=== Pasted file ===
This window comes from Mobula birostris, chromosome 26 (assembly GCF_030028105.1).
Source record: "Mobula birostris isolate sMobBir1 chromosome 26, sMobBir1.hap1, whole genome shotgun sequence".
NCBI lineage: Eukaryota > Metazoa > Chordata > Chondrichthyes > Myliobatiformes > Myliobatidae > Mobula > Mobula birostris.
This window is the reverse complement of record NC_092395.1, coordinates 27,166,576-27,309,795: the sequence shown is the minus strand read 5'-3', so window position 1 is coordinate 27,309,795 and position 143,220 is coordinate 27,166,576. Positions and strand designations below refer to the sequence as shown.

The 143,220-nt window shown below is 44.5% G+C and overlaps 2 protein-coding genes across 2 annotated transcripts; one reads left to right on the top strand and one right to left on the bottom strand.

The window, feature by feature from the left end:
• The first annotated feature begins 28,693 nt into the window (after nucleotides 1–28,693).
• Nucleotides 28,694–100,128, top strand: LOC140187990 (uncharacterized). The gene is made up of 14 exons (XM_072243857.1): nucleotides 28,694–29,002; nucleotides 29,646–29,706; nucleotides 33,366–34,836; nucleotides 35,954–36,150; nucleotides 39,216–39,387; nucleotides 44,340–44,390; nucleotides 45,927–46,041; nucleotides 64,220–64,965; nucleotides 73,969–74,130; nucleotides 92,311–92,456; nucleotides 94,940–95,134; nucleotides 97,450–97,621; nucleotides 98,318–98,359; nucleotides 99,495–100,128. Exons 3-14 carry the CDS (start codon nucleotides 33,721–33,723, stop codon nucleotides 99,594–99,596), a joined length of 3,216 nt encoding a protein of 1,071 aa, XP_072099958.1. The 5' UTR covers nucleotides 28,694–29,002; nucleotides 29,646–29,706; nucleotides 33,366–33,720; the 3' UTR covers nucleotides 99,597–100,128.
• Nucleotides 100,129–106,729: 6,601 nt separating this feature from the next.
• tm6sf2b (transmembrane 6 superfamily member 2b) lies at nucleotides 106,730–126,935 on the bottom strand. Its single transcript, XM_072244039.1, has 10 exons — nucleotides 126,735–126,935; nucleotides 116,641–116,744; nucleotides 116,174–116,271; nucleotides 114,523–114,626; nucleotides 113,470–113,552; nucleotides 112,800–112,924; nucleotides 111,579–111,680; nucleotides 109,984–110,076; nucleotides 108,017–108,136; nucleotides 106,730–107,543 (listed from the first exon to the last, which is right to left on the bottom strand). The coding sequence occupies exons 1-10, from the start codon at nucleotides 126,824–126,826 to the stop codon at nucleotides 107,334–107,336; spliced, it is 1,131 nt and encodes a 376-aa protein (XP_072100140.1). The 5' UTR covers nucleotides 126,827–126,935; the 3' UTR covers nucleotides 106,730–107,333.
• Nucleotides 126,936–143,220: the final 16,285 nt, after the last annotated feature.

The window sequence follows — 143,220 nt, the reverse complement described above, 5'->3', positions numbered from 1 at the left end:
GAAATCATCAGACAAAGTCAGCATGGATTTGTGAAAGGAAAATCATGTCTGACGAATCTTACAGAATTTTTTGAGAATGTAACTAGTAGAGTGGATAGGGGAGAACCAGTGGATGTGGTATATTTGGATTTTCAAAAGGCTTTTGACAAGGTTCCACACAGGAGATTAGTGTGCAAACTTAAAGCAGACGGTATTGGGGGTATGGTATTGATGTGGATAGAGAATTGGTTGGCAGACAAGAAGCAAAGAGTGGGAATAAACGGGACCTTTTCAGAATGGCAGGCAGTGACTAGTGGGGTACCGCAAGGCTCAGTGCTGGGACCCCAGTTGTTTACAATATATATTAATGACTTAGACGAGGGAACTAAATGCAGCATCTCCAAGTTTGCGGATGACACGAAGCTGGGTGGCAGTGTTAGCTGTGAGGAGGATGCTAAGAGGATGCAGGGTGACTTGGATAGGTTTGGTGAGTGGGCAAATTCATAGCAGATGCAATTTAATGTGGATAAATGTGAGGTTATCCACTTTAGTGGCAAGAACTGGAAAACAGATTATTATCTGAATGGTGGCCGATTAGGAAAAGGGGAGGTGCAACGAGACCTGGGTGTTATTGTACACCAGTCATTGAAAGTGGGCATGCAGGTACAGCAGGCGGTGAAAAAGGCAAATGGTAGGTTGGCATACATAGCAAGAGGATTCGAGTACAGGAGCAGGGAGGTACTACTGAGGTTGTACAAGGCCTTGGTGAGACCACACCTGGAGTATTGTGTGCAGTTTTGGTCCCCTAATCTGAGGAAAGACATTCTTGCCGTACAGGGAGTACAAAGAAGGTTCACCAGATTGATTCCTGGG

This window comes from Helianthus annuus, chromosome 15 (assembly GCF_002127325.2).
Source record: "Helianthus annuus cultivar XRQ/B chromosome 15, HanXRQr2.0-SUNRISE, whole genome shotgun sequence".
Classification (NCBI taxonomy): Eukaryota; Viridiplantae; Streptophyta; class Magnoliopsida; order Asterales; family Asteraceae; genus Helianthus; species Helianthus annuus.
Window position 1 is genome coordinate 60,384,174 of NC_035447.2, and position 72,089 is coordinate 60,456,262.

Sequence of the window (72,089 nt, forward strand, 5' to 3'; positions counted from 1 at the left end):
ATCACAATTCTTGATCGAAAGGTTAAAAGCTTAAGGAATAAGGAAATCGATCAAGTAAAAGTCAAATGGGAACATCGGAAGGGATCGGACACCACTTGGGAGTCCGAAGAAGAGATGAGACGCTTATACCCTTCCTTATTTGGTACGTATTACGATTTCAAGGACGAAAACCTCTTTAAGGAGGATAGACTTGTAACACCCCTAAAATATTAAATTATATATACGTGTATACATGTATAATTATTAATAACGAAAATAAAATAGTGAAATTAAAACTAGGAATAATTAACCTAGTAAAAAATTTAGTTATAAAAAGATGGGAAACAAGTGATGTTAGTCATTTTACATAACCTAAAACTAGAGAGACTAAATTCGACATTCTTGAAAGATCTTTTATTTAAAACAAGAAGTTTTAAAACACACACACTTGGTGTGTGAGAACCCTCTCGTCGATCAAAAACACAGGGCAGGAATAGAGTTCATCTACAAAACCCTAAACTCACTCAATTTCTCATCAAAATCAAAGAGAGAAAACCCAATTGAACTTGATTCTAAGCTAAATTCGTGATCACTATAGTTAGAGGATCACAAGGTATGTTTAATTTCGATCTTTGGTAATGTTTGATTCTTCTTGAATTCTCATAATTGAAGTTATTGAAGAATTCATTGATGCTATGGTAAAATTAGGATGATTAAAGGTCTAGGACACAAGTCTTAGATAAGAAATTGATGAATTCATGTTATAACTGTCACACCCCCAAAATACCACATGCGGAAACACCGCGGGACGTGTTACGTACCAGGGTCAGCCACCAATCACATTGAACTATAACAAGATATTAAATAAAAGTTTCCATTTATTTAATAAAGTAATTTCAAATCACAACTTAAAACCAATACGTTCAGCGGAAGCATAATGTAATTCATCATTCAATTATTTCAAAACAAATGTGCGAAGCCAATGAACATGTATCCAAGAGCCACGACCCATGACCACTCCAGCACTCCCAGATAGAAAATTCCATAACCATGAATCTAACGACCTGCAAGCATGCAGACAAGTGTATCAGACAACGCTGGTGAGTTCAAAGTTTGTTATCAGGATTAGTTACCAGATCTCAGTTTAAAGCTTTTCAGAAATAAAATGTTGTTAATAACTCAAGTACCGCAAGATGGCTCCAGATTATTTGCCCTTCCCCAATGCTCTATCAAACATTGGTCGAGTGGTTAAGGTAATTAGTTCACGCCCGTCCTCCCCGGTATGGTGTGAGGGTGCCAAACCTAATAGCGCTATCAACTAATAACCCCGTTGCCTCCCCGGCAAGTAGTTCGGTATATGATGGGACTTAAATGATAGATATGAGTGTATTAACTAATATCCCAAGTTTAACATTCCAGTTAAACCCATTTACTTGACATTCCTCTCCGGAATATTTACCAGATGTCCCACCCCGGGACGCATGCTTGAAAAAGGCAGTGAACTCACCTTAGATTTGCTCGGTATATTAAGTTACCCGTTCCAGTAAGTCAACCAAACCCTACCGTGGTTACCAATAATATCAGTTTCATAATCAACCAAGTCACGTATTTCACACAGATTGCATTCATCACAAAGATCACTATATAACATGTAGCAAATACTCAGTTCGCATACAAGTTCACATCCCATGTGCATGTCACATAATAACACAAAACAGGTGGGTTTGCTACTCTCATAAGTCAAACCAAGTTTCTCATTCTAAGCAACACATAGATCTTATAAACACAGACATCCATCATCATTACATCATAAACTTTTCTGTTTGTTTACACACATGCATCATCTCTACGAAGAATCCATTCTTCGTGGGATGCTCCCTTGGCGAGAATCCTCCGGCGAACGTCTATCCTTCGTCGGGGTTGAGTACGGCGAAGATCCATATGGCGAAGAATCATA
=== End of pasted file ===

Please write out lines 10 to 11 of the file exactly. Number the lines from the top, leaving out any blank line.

• tm6sf2b (transmembrane 6 superfamily member 2b) lies at nucleotides 106,730–126,935 on the bottom strand. Its single transcript, XM_072244039.1, has 10 exons — nucleotides 126,735–126,935; nucleotides 116,641–116,744; nucleotides 116,174–116,271; nucleotides 114,523–114,626; nucleotides 113,470–113,552; nucleotides 112,800–112,924; nucleotides 111,579–111,680; nucleotides 109,984–110,076; nucleotides 108,017–108,136; nucleotides 106,730–107,543 (listed from the first exon to the last, which is right to left on the bottom strand). The coding sequence occupies exons 1-10, from the start codon at nucleotides 126,824–126,826 to the stop codon at nucleotides 107,334–107,336; spliced, it is 1,131 nt and encodes a 376-aa protein (XP_072100140.1). The 5' UTR covers nucleotides 126,827–126,935; the 3' UTR covers nucleotides 106,730–107,333.
• Nucleotides 126,936–143,220: the final 16,285 nt, after the last annotated feature.